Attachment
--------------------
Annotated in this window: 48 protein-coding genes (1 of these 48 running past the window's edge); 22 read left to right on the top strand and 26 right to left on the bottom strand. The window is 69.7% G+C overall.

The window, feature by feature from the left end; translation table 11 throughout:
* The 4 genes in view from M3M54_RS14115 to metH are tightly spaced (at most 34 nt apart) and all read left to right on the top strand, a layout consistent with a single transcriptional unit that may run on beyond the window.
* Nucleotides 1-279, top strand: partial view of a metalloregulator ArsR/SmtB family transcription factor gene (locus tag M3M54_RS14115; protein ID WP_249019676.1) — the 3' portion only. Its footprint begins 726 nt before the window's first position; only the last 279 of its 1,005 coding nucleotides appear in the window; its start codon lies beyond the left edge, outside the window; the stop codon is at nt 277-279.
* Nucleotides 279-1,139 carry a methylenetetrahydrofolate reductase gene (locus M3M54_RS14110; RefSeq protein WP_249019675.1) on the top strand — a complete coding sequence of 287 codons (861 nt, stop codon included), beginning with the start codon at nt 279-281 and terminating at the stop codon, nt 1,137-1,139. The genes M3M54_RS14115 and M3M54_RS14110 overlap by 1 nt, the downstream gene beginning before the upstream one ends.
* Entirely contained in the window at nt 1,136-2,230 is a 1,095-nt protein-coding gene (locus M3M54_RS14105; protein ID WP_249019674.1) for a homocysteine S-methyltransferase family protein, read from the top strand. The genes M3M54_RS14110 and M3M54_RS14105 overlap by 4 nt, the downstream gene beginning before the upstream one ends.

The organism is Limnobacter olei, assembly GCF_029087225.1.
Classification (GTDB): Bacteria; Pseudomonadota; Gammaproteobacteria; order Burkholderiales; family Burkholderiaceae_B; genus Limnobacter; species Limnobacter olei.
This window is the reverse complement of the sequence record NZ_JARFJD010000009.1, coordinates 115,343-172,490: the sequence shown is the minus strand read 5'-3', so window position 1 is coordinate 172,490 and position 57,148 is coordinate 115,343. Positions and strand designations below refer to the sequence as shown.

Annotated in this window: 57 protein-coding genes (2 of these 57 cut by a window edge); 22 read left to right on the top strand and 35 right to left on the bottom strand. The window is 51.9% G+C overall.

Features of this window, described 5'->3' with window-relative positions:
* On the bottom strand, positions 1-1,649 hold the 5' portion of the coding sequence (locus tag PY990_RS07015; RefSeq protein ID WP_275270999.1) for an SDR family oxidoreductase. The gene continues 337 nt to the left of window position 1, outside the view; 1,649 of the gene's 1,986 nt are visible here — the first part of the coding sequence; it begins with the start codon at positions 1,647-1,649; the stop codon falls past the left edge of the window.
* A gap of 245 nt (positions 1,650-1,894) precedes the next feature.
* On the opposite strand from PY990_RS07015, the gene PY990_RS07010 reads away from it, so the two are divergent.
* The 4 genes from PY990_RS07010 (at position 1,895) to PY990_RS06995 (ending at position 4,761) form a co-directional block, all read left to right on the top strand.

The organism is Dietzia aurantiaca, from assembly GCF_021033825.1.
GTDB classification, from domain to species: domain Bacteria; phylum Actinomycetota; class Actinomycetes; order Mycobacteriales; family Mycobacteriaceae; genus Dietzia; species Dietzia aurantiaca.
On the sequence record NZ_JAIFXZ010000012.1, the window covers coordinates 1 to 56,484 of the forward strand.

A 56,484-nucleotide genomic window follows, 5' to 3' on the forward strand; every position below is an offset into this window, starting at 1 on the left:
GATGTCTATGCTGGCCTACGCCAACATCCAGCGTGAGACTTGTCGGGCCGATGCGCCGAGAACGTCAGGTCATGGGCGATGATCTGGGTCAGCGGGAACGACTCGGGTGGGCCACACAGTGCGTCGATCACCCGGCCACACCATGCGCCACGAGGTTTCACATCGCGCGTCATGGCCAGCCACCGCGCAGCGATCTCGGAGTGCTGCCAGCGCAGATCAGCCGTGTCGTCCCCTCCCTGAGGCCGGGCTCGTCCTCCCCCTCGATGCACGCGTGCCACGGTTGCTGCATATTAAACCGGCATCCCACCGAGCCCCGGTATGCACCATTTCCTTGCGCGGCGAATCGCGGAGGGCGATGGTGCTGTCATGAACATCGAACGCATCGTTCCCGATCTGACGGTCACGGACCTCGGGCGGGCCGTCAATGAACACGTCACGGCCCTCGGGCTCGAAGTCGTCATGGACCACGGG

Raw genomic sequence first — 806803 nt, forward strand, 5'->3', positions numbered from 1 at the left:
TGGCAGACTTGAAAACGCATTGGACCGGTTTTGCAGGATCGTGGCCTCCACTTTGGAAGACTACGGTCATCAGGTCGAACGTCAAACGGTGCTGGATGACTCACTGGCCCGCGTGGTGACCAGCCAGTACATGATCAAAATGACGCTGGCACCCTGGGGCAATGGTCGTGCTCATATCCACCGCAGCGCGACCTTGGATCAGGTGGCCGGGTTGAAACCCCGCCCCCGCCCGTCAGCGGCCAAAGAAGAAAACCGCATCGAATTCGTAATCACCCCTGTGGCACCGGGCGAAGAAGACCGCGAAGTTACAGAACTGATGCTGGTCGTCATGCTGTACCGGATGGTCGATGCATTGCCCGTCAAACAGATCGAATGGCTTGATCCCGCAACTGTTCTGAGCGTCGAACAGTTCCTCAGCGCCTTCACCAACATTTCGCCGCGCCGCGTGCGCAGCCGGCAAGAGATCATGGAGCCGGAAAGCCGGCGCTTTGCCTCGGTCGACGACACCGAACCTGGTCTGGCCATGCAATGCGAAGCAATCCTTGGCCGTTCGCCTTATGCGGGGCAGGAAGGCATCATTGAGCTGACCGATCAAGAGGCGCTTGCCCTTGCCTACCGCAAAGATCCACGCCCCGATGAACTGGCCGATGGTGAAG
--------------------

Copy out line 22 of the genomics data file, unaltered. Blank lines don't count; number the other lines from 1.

TGGCAGACTTGAAAACGCATTGGACCGGTTTTGCAGGATCGTGGCCTCCACTTTGGAAGACTACGGTCATCAGGTCGAACGTCAAACGGTGCTGGATGACTCACTGGCCCGCGTGGTGACCAGCCAGTACATGATCAAAATGACGCTGGCACCCTGGGGCAATGGTCGTGCTCATATCCACCGCAGCGCGACCTTGGATCAGGTGGCCGGGTTGAAACCCCGCCCCCGCCCGTCAGCGGCCAAAGAAGAAAACCGCATCGAATTCGTAATCACCCCTGTGGCACCGGGCGAAGAAGACCGCGAAGTTACAGAACTGATGCTGGTCGTCATGCTGTACCGGATGGTCGATGCATTGCCCGTCAAACAGATCGAATGGCTTGATCCCGCAACTGTTCTGAGCGTCGAACAGTTCCTCAGCGCCTTCACCAACATTTCGCCGCGCCGCGTGCGCAGCCGGCAAGAGATCATGGAGCCGGAAAGCCGGCGCTTTGCCTCGGTCGACGACACCGAACCTGGTCTGGCCATGCAATGCGAAGCAATCCTTGGCCGTTCGCCTTATGCGGGGCAGGAAGGCATCATTGAGCTGACCGATCAAGAGGCGCTTGCCCTTGCCTACCGCAAAGATCCACGCCCCGATGAACTGGCCGATGGTGAAG